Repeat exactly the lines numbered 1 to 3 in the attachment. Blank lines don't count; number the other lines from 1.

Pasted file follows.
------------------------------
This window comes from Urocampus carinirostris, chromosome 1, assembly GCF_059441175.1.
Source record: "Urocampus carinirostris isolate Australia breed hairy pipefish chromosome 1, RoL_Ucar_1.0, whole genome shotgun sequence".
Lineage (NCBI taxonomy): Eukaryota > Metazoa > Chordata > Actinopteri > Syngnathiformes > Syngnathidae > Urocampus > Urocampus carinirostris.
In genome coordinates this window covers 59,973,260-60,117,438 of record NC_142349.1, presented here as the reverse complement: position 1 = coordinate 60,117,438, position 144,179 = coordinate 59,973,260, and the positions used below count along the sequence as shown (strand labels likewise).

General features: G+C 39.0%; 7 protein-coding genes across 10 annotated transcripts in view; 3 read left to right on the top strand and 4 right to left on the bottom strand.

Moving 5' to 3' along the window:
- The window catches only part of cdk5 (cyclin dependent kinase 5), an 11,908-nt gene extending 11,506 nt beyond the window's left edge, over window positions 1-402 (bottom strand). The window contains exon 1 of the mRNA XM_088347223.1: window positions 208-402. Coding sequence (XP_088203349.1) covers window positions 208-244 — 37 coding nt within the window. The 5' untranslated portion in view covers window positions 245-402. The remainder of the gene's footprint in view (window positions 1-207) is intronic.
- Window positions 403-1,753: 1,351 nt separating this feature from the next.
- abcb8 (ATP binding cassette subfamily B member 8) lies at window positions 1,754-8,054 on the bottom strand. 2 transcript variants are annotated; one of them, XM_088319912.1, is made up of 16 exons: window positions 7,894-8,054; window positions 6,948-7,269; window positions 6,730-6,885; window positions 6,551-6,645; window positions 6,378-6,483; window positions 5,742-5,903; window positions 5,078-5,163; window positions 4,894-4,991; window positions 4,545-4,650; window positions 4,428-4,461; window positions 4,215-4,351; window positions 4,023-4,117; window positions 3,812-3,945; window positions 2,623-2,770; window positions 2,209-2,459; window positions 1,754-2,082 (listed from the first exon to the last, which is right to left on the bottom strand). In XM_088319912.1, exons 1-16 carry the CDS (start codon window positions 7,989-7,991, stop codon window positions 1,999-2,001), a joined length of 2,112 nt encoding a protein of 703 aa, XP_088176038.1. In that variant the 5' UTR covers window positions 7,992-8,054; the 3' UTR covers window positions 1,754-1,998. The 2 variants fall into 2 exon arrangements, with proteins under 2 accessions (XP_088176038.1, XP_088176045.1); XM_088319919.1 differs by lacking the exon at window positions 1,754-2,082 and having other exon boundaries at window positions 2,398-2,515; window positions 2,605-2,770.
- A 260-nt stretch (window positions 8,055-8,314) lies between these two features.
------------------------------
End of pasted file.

This window comes from Urocampus carinirostris, chromosome 1, assembly GCF_059441175.1.
Source record: "Urocampus carinirostris isolate Australia breed hairy pipefish chromosome 1, RoL_Ucar_1.0, whole genome shotgun sequence".
Lineage (NCBI taxonomy): Eukaryota > Metazoa > Chordata > Actinopteri > Syngnathiformes > Syngnathidae > Urocampus > Urocampus carinirostris.